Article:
The editors note in their introductory chapter, while books on home relations and environments are typically defined by specific discipline or research areas, such as psychology, sociology, geography, ethnology, and others, this book engages a multitude of research domains based on shared enquiries on the home as a place of care, of people, and of work. The book adopts a broad conception of the home, including people (the family), place (the housing), environment (neighbourhood, city, town), and society, considering its multifaceted dimensions: anthropological, ethical, economic, political, social, psychological, and spatial. It evaluates and interrogate different impacts on people (knowledge, skills, values, virtues, etc.) and environments (family, business, social entities, public bodies, etc.) looking also at public policy and legislative solutions.

The book is divided into three parts (home and people, home and work, home and care) and addresses the changing demographics and changing needs of our modern society and their impact upon the dynamics and relationships within the home from being personal and private to encompassing domestic work, care for older people, or supporting people with special needs. Whilst the home is a concept universally experienced, permeating every aspect of our lives, it remains an entity whose influence on health and wellbeing is poorly understood.

The book caters for people of all needs and backgrounds. Sheila the Baroness Hollins, crossbench life peer in the House of Lords, and emeritus professor of psychiatry of disability at St. George’s University of London, in a chapter entitled “Aspirations of people with intellectual disability for an ordinary home and an ordinary life” tries to unpick some basic aspects of home and what it might mean to people who may have few choices about where they live and who they live with. She speaks of the work of the international development charity Hope and Homes, which quite simply aims to close down orphanages worldwide and instead support local communities to find substitute family homes for abandoned and orphaned children. This is the type of initiative that Home Renaissance Foundation strongly endorses.

Lord Best – who co-chairs the APPG on Housing and Care for Older People, including its recent inquiry, “Rural Housing for an Ageing Population: Preserving Independence” (R-HAPPI) and who has piloted four Private Members Bills on housing successfully through the House of Lords, most recently the “Homelessness Reduction Act 2017” – proposes key steps to provide adequate homes for an ageing society, considering the needs of space and light, warmth, accessibility, and manageability and invites us all to act as citizens, as voters and as consumers to persuade the government to give as much priority to their housing policies for older people as for younger people. As social animals we need contact with others. He writes: “Tailor-made new housing for our later years brings opportunities to do things with neighbours, whether in the all-singing, all-dancing context of full-blown retirement communities, or the more intimate settings of small retirement developments.” And this is not just to create a more humane environment. “At a time when local authority care budgets are in crisis and the NHS is desperately short of funds – and hospital beds – the importance of adequate housing for senior citizens makes sense at every level.”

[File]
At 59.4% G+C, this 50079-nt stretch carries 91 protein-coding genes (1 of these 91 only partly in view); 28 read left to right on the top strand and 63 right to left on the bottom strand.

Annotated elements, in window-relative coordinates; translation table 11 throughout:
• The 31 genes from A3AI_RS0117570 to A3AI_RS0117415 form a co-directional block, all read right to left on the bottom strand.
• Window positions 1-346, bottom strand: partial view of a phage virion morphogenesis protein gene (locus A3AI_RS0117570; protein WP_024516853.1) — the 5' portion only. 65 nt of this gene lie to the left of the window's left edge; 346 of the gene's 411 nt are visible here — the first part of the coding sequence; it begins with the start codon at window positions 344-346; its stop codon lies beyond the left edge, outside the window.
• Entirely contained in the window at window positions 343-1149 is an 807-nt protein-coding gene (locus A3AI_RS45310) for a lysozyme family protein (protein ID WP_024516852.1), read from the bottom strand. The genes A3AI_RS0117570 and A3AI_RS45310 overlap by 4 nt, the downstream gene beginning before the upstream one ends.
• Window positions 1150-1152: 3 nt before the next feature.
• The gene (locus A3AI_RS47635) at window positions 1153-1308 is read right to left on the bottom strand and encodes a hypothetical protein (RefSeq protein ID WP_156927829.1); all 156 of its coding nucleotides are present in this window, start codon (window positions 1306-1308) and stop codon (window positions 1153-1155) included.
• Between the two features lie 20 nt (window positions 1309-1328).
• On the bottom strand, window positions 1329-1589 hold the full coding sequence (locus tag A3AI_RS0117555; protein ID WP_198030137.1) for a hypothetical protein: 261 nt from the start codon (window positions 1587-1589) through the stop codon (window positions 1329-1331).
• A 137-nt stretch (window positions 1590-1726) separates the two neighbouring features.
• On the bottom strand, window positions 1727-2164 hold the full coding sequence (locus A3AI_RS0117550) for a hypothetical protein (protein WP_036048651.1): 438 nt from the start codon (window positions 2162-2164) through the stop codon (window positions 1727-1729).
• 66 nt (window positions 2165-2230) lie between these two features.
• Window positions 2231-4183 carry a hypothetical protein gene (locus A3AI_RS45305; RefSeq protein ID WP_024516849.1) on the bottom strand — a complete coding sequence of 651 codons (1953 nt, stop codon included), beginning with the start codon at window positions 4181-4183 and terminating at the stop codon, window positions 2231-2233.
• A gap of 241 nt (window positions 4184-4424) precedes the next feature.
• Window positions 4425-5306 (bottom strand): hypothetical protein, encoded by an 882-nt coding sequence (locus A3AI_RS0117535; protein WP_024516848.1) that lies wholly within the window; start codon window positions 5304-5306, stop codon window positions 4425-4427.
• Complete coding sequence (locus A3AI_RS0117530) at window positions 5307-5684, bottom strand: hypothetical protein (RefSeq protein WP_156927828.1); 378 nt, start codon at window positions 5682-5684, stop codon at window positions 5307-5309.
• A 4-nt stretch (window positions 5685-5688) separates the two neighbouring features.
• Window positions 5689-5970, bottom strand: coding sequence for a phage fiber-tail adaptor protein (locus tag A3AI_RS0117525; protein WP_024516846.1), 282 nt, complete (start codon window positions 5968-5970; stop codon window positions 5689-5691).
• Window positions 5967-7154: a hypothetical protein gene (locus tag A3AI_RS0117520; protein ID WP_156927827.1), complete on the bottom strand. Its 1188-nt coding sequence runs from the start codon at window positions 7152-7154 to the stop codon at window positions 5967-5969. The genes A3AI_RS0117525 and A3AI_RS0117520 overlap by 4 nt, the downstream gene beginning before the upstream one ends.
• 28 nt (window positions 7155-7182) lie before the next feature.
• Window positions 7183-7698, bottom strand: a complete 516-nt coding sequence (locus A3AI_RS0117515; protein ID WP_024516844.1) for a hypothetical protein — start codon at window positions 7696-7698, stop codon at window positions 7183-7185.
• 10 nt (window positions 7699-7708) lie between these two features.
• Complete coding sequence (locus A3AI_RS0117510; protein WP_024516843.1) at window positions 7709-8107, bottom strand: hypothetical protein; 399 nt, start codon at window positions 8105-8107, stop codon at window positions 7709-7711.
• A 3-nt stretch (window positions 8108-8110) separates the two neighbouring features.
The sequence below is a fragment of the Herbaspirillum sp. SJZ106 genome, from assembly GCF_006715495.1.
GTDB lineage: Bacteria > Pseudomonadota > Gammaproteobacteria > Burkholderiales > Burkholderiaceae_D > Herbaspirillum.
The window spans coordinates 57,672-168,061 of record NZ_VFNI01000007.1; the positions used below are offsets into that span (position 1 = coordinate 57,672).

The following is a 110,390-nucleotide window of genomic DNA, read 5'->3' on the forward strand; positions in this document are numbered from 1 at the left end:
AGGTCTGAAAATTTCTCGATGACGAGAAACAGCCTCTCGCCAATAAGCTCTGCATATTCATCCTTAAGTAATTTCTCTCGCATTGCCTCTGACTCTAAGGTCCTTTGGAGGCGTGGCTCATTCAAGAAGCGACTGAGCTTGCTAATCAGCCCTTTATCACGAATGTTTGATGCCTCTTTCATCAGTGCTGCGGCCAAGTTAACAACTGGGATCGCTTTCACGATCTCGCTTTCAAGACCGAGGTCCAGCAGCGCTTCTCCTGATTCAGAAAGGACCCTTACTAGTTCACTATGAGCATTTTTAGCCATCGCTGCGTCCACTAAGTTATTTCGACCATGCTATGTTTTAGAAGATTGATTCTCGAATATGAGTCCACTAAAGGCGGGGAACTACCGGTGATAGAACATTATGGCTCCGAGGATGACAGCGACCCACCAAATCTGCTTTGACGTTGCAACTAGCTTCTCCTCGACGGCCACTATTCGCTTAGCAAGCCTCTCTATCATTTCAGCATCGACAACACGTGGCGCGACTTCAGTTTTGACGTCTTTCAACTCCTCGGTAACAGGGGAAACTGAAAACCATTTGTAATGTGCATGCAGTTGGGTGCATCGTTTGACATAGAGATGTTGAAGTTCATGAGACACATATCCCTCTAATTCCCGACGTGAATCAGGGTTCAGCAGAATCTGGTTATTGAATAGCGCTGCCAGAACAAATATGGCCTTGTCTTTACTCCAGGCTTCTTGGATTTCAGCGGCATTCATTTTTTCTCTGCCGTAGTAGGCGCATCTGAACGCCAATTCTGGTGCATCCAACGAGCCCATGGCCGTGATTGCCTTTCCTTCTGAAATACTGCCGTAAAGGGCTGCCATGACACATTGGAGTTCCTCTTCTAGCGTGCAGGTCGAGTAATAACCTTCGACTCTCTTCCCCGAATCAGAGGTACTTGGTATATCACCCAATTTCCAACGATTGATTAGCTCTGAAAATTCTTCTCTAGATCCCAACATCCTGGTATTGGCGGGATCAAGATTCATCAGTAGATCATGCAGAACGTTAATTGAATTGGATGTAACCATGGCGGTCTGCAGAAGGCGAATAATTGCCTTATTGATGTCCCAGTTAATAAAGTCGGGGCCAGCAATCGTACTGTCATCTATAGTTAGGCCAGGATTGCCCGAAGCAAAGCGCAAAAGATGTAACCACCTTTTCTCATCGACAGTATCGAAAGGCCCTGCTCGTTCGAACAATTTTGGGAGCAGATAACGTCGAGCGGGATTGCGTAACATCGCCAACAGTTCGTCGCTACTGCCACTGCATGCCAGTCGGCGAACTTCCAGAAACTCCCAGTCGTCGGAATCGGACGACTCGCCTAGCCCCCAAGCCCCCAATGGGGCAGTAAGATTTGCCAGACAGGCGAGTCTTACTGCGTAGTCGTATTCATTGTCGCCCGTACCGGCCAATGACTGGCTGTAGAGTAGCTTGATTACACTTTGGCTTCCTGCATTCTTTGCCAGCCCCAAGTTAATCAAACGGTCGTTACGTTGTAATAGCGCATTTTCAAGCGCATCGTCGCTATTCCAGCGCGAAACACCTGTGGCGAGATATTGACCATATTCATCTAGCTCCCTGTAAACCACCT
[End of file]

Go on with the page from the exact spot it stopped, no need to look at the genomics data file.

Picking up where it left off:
José Victor Orón Semper talking about UpToYou focuses on the early years of life, emphasizing how childhood lays the foundations for future life. Everything we learn indeed starts at home, he reminds us. The dispositions acquired in the early years towards oneself last throughout life. Thus, it is more important to educate about the dispositions than specific behaviours. For example, developing the initiative to move one object is far more important than putting the object in the right place.

Sir Harry BurnsAccording to Professor Sir Harry Burns: “From the outside, a home is simply a building. It’s inside that the magic happens. If a home is a place where children feel safe and happy, they will learn they are loved and respected and, as a result, they are likely to grow up to love and respect others. They will grow in health and wellbeing and develop a sense of purpose, allowing them to make decisions as to the future direction of their lives.” And that is why it is imperative to devise public policies that support disadvantaged families in delivering a safe environment for their children with positive parenting anchored in the home as a nurturing place.

People, Care and Work in the Home

It would be hard to find a more important time for the publication of People, Care and Work in the Home. These last months have brought to the forefront of all our lives the importance of the home and the people, work and care that happens within them.